PPC Investor Says Fairfax Bid Should Be More Than 43% HigherBy
South Africa’s No. 1 cement maker valued at 10 rand/share: VCP
Value Capital Partners wrote to PPC to oppose Fairfax proposal
PPC Ltd. is worth at least 43 percent more than what Canada’s Fairfax Financial Holdings Ltd. has offered for the share component of its bid, according to the holder of about 5 percent of stock in South Africa’s biggest cement maker.
Value Capital Partners is among PPC investors who oppose the Fairfax bid for 2 billion rand ($145 million) worth of shares at 5.75 rand each, the Johannesburg-based money manager said in a Oct. 4 letter to PPC Chairman Peter Nelson. PPC is valued at more than 10 rand a share, it said, without saying how it calculated that price.
“If the proposed transaction is placed before shareholders for a vote, we will vote against it,” VCP Chief Executive Officer Sam Sitole said in the letter, which has been seen by Bloomberg. “Our position would equally apply to any current or future transaction that does not meet our fair value guidance.”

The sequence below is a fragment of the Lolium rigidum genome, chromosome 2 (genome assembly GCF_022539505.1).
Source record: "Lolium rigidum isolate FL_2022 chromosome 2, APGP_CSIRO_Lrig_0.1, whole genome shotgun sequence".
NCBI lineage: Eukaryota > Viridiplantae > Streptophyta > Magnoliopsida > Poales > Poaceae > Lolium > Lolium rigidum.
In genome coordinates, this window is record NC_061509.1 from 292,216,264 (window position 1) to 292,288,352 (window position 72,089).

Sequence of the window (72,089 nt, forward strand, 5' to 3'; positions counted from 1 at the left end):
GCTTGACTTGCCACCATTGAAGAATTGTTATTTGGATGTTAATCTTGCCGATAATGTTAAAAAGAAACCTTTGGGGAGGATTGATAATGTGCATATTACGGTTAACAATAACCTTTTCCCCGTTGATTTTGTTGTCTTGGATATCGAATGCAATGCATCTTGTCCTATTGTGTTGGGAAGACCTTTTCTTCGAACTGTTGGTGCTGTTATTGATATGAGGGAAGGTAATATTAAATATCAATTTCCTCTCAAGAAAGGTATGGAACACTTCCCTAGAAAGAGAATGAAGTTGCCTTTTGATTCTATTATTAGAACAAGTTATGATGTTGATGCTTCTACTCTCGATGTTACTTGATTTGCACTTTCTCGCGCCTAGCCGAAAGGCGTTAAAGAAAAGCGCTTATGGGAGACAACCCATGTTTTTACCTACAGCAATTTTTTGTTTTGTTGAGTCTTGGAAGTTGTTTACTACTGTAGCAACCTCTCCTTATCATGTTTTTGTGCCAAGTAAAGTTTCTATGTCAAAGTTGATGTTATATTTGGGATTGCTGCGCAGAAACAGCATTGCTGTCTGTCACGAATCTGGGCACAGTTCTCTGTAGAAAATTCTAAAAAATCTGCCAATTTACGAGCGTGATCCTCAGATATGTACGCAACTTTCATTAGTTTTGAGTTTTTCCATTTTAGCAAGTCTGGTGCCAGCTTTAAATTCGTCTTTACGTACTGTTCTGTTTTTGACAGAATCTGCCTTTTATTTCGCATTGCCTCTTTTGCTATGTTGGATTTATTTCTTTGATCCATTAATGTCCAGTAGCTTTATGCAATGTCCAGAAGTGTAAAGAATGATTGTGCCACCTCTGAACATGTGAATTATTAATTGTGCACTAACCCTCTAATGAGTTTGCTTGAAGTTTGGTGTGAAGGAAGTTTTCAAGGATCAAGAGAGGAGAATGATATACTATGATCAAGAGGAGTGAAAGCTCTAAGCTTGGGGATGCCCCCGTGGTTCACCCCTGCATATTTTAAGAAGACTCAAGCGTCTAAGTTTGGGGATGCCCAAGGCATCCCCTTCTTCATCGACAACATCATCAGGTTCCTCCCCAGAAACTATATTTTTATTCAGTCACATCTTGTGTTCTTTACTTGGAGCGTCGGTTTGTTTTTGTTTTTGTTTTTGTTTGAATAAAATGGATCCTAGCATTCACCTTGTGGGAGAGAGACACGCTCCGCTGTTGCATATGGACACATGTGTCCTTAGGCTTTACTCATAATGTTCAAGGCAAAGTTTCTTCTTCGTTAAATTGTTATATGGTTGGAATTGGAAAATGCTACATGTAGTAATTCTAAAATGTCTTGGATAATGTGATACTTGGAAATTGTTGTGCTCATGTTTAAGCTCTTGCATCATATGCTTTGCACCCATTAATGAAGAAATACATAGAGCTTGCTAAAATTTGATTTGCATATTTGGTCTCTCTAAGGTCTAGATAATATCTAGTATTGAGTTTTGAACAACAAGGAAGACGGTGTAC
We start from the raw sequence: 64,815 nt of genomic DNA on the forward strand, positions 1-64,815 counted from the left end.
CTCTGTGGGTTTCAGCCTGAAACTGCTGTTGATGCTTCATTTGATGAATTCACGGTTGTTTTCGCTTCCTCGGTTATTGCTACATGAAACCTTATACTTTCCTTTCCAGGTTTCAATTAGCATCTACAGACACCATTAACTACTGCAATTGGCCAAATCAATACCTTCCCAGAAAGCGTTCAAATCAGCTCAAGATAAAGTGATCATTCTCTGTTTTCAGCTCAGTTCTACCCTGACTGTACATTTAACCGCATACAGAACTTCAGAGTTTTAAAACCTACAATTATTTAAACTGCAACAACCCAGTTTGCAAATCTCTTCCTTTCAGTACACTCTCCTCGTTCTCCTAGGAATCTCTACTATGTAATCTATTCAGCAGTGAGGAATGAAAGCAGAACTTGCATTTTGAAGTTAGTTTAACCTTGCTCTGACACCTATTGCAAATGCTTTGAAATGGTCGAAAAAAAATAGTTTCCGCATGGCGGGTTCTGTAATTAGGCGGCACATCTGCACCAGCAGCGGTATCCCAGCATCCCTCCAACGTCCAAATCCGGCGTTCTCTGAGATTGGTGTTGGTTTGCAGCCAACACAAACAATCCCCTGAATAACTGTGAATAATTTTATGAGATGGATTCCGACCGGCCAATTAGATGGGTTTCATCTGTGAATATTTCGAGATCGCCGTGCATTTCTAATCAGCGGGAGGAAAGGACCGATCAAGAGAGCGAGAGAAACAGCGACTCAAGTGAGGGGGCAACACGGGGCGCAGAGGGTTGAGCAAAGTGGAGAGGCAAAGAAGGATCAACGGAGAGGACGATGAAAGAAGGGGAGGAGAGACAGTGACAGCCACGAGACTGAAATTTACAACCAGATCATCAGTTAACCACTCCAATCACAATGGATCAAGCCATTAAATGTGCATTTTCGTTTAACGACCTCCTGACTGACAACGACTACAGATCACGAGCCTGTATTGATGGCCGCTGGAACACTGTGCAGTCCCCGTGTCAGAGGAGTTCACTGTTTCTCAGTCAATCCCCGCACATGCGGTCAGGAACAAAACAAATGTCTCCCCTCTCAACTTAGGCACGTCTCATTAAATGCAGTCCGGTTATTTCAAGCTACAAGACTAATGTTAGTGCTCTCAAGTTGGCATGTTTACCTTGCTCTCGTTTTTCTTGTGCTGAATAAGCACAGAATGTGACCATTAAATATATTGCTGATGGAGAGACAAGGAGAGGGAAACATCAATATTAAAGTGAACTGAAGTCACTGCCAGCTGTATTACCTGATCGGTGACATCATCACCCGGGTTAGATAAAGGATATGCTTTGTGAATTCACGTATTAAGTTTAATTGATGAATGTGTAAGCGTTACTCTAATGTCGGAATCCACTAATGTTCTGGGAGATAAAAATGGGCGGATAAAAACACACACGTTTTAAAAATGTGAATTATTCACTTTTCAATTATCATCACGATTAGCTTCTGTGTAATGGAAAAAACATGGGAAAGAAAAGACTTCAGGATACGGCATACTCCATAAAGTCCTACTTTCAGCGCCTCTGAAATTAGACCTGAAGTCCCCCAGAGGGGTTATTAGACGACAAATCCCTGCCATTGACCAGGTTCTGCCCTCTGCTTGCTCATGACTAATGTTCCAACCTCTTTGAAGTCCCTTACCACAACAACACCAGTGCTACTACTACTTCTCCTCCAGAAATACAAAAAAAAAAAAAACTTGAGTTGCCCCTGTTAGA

The offer by Toronto-based Fairfax was made on condition that PPC merges with local rival AfriSam Group Pty Ltd, a tie-up that’s opposed by investors holding more than 25 percent of stock, Nelson said on Thursday. PPC has hired Investec Plc to review the Fairfax approach, which also includes a recapitalization of AfriSam, and said last week the bank could take “some time” to reach a conclusion.
PPC shares pared losses and traded 2 percent lower at 6.24 rand a share as of 2:50 p.m. in Johannesburg on Monday, valuing the company at 9.9 billion rand.
Investor hopes for a bidding war for PPC faded on Friday when Dangote Cement Plc, the continent’s biggest producer of the building material, withdrew its interest. PPC has said a second, unidentified industry rival has expressed an interest, but no offer has been forthcoming. PPC and AfriSam have been in on-off talks since February about combining their operations to strengthen balance sheets and better expand on the continent.
VCP’s valuation of PPC is based on an anticipated rise in profit contribution from new African operations and the end of a capital expenditure program related to the construction of plants in countries including Ethiopia and the Democratic Republic of Congo, Sitole said in an emailed response to follow-up questions. Furthermore, last year’s 4 billion rand rights issue means there’s no need for a further cash injection, he said.
Fairfax didn’t immediately respond to a call placed outside office hours.